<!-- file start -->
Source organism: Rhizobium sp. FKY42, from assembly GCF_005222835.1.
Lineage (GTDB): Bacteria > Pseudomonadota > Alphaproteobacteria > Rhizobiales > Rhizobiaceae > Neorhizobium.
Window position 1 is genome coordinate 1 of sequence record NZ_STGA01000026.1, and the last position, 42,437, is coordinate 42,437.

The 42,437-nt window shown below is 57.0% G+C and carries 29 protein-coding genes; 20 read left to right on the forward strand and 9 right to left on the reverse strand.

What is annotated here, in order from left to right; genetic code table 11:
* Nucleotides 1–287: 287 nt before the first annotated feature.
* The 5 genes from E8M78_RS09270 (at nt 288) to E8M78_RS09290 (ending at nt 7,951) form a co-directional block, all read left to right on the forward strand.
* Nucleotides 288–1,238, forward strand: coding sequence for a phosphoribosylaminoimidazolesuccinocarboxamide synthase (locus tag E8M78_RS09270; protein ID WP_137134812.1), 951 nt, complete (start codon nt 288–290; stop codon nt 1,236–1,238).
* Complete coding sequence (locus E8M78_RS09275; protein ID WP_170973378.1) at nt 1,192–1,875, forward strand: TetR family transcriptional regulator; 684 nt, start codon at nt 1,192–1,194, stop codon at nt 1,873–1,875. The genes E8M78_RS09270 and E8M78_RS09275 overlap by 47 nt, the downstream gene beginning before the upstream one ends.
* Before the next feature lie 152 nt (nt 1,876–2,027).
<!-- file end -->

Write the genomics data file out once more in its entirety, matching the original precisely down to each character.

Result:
Source organism: Rhizobium sp. FKY42, from assembly GCF_005222835.1.
Lineage (GTDB): Bacteria > Pseudomonadota > Alphaproteobacteria > Rhizobiales > Rhizobiaceae > Neorhizobium.
Window position 1 is genome coordinate 1 of sequence record NZ_STGA01000026.1, and the last position, 42,437, is coordinate 42,437.

The 42,437-nt window shown below is 57.0% G+C and carries 29 protein-coding genes; 20 read left to right on the forward strand and 9 right to left on the reverse strand.

What is annotated here, in order from left to right; genetic code table 11:
* Nucleotides 1–287: 287 nt before the first annotated feature.
* The 5 genes from E8M78_RS09270 (at nt 288) to E8M78_RS09290 (ending at nt 7,951) form a co-directional block, all read left to right on the forward strand.
* Nucleotides 288–1,238, forward strand: coding sequence for a phosphoribosylaminoimidazolesuccinocarboxamide synthase (locus tag E8M78_RS09270; protein ID WP_137134812.1), 951 nt, complete (start codon nt 288–290; stop codon nt 1,236–1,238).
* Complete coding sequence (locus E8M78_RS09275; protein ID WP_170973378.1) at nt 1,192–1,875, forward strand: TetR family transcriptional regulator; 684 nt, start codon at nt 1,192–1,194, stop codon at nt 1,873–1,875. The genes E8M78_RS09270 and E8M78_RS09275 overlap by 47 nt, the downstream gene beginning before the upstream one ends.
* Before the next feature lie 152 nt (nt 1,876–2,027).